Intel’s Kim Pallister Weighs In On VR

Intel are one of the biggest and most recognisable names in computer technology, the second largest manufacturer of semiconductor chips in the world and a company deeply involved in the world of virtual reality (VR). While not as outwardly involved as companies such as Oculus or Google, Intel nonetheless play a central role in the rise of VR, as Kim Pallister, who runs the Intel VR Center of Excellence, explains.

Speaking to Gameindustry.biz, Pallister speaks about the misconception that VR is all about the more powerful graphics cards, pointing out the vital role of the CPU in the process: “We said, okay, the initial wave of focus was a lot on the graphics and HMDs. You have high-res displays, you have a lot of pixels available. So there was this sentiment that, hey, this is really just a graphics thing. And we said, hey, we think that actually driving the simulation, doing the physics under the hood, doing all of the stuff that you do in a 3D game application but doing it in 90 frames per second instead of, let’s say, 30, or maybe 60, that’s going to drive a lot of compute performance on the platform too.”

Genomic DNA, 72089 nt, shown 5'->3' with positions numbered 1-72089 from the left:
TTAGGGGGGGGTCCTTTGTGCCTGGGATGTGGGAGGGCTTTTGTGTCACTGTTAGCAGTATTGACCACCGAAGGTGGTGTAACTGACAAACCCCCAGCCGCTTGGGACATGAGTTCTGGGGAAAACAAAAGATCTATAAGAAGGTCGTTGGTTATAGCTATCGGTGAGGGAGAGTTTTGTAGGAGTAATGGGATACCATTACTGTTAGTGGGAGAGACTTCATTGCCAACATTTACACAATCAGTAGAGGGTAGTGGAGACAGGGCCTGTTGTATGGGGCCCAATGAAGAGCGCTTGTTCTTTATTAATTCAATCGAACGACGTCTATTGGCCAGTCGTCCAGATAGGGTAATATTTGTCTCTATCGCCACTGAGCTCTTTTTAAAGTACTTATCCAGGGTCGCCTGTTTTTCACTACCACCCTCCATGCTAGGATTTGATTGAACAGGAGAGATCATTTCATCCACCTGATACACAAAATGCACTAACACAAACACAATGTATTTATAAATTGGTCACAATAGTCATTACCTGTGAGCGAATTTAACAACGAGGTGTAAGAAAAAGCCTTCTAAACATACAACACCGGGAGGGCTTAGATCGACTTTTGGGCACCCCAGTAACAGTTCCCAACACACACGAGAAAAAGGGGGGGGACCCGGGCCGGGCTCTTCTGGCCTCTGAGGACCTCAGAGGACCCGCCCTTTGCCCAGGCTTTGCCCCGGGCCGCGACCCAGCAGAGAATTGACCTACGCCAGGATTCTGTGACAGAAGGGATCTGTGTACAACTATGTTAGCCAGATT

Intel are also getting involved with widening the ‘spectrum’ of VR devices, noting the flat spot in between high-end PC-based VR and mobile VR. As Pallister says: “A lot of that focus on that work with Microsoft [and its mixed reality push] was about making it not require as high-end a graphic solution and making it run on a 15-watt notebook. Because we think it’s important that, for some people, as magical as it is, they’re gonna say, yeah, but I only buy one notebook and I need it to be really thin and light and fit in my bag and I wanna take it to school or work or whatever. So I don’t have the luxury of a big high-end gaming desktop. We think it’s important that there be a flavor of VR for those folks as well.”

Intel HTC Vive WiGig

Pallister also says there might be too much focus on high-resolution, realistic graphics: “Will there be people that say, yeah, I want the Nintendo Wii of VR? Less photo-realism but more convenience? I’m sure that a contingent of people will want that. Again, I think that overall it’s good for the industry if there’s a wide spectrum of choices between appliance and general purpose machines, and high-performance and low-performance. It just gives people more choice and it brings more critical mass to support all the developers out there.”

Intel are also one of the companies hard at work on a wireless solution for high-end VR, so expect the company to remain a big name in VR development.

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